Intellectual property can be a crucial business tool, although not everyone thinks hard enough about protecting their big ideas. In 2001, plumber Brad McCarthy got stuck on a remote beach in Cape York in north Queensland and spent about six hours getting his car out with a hand winch. He knew there has to be an improved way. In response, he invented Invent Help Invention Idea, a light-weight vehicle-recovery device for bogged off-roaders.
After designing the super-tough nylon product, he attended a Queensland Government business seminar, where the advisers stressed getting patent protection before his idea was publicised. “One of the primary things we did was talk to a patent attorney to see the way we could protect the idea,” says McCarthy, who launched Maxtrax in 2005. It is actually now available in about 30 countries worldwide. McCarthy has patents in key markets like Australia, Europe as well as the US, and the business also has a trademark on the distinctive original “safety orange” hue it ways to use its moulded product. Unlike McCarthy, however, many inventors and businesses with a great idea cruel their chances of success from day one.
Their big mistake? Ignoring patents or any other intellectual property protection before they spruik their idea to investors, the general public or even friends. It may be a costly error. Bradley Postma, principal at patent and trademark attorney firm Cullens, says small and medium enterprises (SMEs), specifically, often neglect safeguarding their IP or think it will likely be expensive. “The majority of protectable IP goes unprotected,” he says.
Europe can be quite a particular trap for exporters because, unlike some other major markets, it lacks a grace period allowing for public disclosure of your invention without affecting the validity of Inventhelp Patent Services. That opens the way to have an idea or product to become copied. “In Australia and the United States that can be done something about it, provided you’re within a one-year window – in Europe you can’t, it’s far too late,” Postma says. “In that case, businesses have shot themselves inside the foot; they’ve forfeited their rights and anybody can copy [their idea].” Postma observes that company owners often think their idea is simply too very easy to warrant a patent. “However, if it’s successful and straightforward, it will probably be copied and you need to get advice.”
Unitary patents on way – Margot Fröhlinger is principal director of unitary patent, European and international legal affairs on the Munich-based European Patent Office (EPO), which oversees about 160,000 patent applications annually. She recently completed a road trip warning Australian firms that poor patent and IP safeguards could derail their European market opportunities. Companies must innovate – and protect their inventions. “You need the protection of your own IP and, particularly, patent protection to get an excellent return on your investment,” she says.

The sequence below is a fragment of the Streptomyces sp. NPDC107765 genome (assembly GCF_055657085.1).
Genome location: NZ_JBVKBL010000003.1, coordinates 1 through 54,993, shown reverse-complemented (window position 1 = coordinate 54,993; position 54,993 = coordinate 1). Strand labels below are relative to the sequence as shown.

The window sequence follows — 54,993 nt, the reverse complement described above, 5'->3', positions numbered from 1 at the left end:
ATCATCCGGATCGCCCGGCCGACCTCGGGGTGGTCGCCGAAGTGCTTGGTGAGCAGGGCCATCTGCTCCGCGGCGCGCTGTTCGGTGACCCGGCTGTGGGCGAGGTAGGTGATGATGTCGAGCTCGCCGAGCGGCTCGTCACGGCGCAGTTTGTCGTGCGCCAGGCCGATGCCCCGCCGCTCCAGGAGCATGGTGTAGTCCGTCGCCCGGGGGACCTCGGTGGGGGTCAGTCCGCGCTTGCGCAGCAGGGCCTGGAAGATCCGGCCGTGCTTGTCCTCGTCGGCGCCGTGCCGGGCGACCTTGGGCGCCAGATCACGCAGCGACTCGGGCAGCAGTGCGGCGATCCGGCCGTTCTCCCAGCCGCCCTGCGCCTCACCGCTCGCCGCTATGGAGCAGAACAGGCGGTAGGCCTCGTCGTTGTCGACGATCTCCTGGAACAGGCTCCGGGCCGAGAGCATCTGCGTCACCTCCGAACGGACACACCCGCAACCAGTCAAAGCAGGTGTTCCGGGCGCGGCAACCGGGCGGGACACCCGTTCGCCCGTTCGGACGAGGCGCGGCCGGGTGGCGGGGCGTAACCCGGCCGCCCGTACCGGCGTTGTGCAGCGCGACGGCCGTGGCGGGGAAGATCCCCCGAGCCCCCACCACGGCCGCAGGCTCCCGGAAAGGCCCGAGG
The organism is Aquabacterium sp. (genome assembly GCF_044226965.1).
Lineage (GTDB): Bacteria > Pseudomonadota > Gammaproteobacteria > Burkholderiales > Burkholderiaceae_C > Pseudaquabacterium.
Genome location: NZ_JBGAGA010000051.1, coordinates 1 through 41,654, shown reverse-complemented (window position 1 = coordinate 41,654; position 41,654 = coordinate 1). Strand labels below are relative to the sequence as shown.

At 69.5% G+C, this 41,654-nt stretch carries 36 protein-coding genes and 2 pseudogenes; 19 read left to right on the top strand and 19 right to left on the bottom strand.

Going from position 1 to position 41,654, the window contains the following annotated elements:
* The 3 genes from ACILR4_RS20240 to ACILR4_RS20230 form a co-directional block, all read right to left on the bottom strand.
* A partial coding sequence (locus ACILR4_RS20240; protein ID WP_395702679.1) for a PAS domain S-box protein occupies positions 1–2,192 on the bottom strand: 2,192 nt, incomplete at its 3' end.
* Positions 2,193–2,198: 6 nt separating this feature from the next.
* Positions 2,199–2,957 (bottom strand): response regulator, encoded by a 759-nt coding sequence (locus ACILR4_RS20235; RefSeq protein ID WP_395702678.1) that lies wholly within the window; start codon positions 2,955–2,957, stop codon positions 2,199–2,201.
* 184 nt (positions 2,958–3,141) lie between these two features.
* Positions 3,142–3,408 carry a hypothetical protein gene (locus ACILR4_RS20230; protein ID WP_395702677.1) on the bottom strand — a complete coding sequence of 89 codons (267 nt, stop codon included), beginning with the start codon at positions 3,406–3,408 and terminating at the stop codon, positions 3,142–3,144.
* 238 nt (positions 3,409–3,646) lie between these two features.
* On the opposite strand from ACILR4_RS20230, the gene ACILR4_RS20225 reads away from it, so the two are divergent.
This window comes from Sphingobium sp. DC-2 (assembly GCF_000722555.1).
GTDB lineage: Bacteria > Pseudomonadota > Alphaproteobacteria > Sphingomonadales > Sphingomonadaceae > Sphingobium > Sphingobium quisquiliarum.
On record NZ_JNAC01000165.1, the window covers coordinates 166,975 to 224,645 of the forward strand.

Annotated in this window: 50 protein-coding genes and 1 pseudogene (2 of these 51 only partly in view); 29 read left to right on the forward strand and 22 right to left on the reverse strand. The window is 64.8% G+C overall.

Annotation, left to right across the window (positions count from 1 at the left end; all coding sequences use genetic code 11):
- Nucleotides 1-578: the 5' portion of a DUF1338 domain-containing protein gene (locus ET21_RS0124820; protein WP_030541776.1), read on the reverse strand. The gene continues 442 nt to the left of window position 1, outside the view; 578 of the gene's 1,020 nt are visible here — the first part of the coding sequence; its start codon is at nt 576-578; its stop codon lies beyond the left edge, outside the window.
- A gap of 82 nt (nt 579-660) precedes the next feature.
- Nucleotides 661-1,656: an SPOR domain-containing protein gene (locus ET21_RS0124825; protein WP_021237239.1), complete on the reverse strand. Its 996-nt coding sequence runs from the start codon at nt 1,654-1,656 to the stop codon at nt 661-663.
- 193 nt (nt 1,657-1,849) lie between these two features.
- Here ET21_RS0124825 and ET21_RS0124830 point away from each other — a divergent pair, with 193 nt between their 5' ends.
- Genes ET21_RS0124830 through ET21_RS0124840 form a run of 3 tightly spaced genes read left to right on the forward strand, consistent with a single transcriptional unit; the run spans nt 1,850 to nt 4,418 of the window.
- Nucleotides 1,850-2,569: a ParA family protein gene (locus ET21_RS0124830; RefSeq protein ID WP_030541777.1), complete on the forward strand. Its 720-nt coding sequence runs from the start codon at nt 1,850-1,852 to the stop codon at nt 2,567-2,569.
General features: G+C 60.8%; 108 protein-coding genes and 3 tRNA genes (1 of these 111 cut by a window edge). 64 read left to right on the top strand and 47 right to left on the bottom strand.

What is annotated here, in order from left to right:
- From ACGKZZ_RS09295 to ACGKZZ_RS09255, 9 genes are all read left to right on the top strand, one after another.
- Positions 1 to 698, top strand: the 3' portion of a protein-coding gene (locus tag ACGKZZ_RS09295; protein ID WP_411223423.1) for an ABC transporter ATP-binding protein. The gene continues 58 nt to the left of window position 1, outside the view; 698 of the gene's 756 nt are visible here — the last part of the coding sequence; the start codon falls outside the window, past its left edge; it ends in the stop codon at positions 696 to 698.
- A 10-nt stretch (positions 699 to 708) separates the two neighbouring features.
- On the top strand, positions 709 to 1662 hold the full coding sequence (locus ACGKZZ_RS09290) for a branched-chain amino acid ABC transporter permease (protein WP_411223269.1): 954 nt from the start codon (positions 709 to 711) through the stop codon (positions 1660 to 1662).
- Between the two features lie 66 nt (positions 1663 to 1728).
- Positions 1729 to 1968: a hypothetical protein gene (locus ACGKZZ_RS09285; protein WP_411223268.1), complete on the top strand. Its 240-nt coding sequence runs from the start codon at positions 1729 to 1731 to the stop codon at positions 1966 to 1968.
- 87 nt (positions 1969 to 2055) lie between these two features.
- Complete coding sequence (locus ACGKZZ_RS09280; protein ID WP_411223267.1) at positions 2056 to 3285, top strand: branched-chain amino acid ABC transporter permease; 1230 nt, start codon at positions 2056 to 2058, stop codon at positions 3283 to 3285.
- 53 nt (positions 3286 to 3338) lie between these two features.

Many international businesses have baulked at exporting to Europe due to complex patent processes across multiple jurisdictions that may lead to potentially high costs and marginal protection. However, the EPO is promoting a whole new unitary patent system that promises to become a game changer. This makes it possible to get protection in up to 26 participating European Union member states with all the submission of a single request towards the EPO.
A November 2017 EPO study, Patents, Trade and FDI in the European Union, suggests better harmonisation of Europe’s patent system has got the possibility to increase trade and foreign direct investment in high-tech sectors, delivering annual gains of €14.6 billion ($A22.8 billion) in trade and €1.8 billion (A$2.81 billion) in foreign direct investment.
Fröhlinger believes Australian businesses across all sectors have possibilities to expand in to the European market, which boasts more than 500 million people, high gross domestic product and robust consumer demand. “It’s essential for Australian businesses to understand that you will find a big change ahead in Europe. I’m not talking no more than patents,” Fröhlinger says. “It’s extremely important to get an integrated IP portfolio considering patents and trademarks and (covering) design. Should they don’t have (IP) folks-house they should try to get strategic business advice.”
The value of intangible assets – This call to action for Australian businesses comes as the Global Innovation Index 2017 reports on countries’ IP receipts as being a amount of total trade. Basically, the measure indicates the way a country is performing on the IP front. While Australia scores well with regards to inputs into research and development, the usa (5.1 percent), Japan (4.7 %) and Finland (2.9 %) easily outperform Australia (.3 %) on IP royalties.
Your message? Typically, Australian companies are not proficient at converting research into value and treat IP nearly as an administrative function. The exceptions are health tech leaders, like medical device company Cochlear and sleep-disorder business ResMed, which understand the significance of intangible assets including logo and data use, vyltsm build their businesses around it.
In a knowledge-based economy, IP has become a crucial business tool and governing it has stopped being just a matter of organising trademarks and patents. Intangible assets are rapidly increasingly important than tangible assets and require appropriate consideration.
Overview of Australia’s top listed companies, released by Glasshouse Advisory in September 2017, endorses such a sentiment. It reveals that 38 per cent in the companies’ value (in regards to a$550 billion) is not included on the balance sheets; this indicates that Inventhelp New Products are operating without insights in to a significant proportion in the corporate asset base.